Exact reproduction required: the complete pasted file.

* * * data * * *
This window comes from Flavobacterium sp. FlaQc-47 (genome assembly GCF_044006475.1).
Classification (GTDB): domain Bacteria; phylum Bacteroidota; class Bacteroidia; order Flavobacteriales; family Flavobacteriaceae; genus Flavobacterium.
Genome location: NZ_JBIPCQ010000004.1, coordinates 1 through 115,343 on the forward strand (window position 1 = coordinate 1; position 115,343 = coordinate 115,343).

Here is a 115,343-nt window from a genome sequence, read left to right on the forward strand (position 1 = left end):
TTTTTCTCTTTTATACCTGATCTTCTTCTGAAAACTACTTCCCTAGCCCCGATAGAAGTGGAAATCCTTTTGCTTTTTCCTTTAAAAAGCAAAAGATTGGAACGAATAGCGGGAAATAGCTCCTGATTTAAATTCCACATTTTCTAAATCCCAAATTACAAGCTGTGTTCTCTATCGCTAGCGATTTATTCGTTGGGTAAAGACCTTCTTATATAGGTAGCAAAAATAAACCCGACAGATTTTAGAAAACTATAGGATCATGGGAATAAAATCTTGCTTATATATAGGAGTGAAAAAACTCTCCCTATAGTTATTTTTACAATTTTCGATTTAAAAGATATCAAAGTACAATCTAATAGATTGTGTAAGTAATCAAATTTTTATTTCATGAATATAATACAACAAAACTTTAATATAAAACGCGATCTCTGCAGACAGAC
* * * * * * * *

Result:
This window comes from Flavobacterium sp. FlaQc-47 (genome assembly GCF_044006475.1).
Classification (GTDB): domain Bacteria; phylum Bacteroidota; class Bacteroidia; order Flavobacteriales; family Flavobacteriaceae; genus Flavobacterium.
Genome location: NZ_JBIPCQ010000004.1, coordinates 1 through 115,343 on the forward strand (window position 1 = coordinate 1; position 115,343 = coordinate 115,343).

Here is a 115,343-nt window from a genome sequence, read left to right on the forward strand (position 1 = left end):
TTTTTCTCTTTTATACCTGATCTTCTTCTGAAAACTACTTCCCTAGCCCCGATAGAAGTGGAAATCCTTTTGCTTTTTCCTTTAAAAAGCAAAAGATTGGAACGAATAGCGGGAAATAGCTCCTGATTTAAATTCCACATTTTCTAAATCCCAAATTACAAGCTGTGTTCTCTATCGCTAGCGATTTATTCGTTGGGTAAAGACCTTCTTATATAGGTAGCAAAAATAAACCCGACAGATTTTAGAAAACTATAGGATCATGGGAATAAAATCTTGCTTATATATAGGAGTGAAAAAACTCTCCCTATAGTTATTTTTACAATTTTCGATTTAAAAGATATCAAAGTACAATCTAATAGATTGTGTAAGTAATCAAATTTTTATTTCATGAATATAATACAACAAAACTTTAATATAAAACGCGATCTCTGCAGACAGAC